Steven Brill, Winner of the Peter Kihss Award, Discussed American Lawyer, Court TV, and NewsGuard, at the April Meeting
by David A. Andelman
When I first started on night rewrite at The New York Times in the spring of 1970, Peter Kihss sat several rows in front of me—a gulf that seemed all but unbridgeable at the time. But not for Peter. For him, even a twenty-something novitiate was someone worth cultivating, mentoring. There was, for instance, the time night metro editor George Barrett sent us both out to the Lower East Side to find some Latino victims of a particularly horrific housing disaster. Peter, with your humble servant in tow, knocked on any number of doors, in each case launching quietly, gently but fluently into the Spanglish dialogue that was the lingua franca of the Hispanic community we were seeking to penetrate. I looked on in awe. The Latino street language that he had taught himself patiently paid off with a brilliant narrative that made page one the next day.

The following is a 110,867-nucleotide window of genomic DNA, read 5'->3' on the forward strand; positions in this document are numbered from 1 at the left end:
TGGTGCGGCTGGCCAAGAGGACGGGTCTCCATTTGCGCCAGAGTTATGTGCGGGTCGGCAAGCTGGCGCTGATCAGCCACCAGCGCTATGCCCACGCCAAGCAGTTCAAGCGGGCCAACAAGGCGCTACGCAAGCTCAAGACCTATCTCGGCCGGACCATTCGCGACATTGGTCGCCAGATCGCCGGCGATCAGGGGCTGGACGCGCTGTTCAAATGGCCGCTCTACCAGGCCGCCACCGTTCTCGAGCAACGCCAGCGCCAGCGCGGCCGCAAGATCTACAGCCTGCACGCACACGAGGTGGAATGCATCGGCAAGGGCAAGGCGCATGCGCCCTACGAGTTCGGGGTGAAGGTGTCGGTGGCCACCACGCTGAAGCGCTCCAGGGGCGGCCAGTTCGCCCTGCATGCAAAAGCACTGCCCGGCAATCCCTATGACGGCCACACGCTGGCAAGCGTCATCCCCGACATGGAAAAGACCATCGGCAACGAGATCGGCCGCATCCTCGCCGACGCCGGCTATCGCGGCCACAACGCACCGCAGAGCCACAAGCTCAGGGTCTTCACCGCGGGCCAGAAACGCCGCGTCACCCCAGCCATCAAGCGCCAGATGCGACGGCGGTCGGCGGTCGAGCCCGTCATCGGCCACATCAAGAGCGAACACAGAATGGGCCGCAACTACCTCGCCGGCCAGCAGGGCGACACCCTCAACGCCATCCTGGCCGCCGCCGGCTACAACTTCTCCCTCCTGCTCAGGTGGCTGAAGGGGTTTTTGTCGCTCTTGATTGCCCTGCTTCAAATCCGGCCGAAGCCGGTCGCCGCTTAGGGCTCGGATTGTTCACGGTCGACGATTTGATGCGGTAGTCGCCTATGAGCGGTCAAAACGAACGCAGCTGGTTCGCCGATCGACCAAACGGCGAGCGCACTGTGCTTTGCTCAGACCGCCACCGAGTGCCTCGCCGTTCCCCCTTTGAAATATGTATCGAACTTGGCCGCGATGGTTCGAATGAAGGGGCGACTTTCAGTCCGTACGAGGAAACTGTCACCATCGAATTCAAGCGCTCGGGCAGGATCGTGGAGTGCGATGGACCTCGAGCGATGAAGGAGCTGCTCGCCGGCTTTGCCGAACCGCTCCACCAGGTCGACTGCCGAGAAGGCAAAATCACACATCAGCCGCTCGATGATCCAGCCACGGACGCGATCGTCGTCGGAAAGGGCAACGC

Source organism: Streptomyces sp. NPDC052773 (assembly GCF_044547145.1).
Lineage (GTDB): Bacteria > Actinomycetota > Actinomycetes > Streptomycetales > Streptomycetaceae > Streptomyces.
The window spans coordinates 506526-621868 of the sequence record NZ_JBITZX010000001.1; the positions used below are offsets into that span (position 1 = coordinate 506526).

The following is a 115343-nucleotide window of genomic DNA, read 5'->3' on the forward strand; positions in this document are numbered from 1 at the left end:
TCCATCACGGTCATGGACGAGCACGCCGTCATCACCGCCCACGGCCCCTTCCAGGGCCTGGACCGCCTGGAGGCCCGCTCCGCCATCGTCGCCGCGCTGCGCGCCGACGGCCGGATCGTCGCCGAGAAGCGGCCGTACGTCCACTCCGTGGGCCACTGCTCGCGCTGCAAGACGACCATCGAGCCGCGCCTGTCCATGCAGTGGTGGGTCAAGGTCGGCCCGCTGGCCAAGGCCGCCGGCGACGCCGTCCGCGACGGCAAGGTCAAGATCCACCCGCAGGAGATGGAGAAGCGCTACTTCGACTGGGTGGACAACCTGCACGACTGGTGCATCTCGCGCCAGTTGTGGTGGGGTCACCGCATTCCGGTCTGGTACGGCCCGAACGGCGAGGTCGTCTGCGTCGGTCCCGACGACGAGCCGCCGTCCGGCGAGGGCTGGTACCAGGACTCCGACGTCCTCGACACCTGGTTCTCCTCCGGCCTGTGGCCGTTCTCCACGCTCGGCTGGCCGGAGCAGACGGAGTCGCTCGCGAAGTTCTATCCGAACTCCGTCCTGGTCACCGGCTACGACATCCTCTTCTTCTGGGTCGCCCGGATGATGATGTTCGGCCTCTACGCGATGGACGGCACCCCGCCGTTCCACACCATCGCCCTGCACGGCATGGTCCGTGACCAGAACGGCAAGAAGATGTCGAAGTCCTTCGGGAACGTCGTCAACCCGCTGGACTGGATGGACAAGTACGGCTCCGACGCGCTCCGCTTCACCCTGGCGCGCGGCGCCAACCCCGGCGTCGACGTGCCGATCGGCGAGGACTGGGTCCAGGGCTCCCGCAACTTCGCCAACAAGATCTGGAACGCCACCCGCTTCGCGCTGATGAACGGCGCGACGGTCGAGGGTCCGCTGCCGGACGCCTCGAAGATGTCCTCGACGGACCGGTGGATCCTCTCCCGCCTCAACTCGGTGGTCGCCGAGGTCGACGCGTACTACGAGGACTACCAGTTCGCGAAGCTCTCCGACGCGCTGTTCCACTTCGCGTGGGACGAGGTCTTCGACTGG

Steven Brill, winner of the 2023 Silurian’s Peter Kihss Award, is the antithesis of a gentle mentor. As Silurian board member David Margolick, instrumental in proposing Brill for the award and a product of the Brill style of journalism, observed in introducing him, “Brill read stories closely, marked them up, and demanded more—not always very nicely. Of all the Kihss winners, I suspect he is the least like Peter Kihss himself….In fact, it’s hard to imagine two journalists more different from one another. Peter Kihss was soft-spoken, avuncular, modest, Steve Brill is none of those things. But there are different styles of mentoring, and one is by example. Brill leaned hard on his people and got great work out of them. Which is why the top news organizations routinely picked them off. Then he’d go out and find some more.”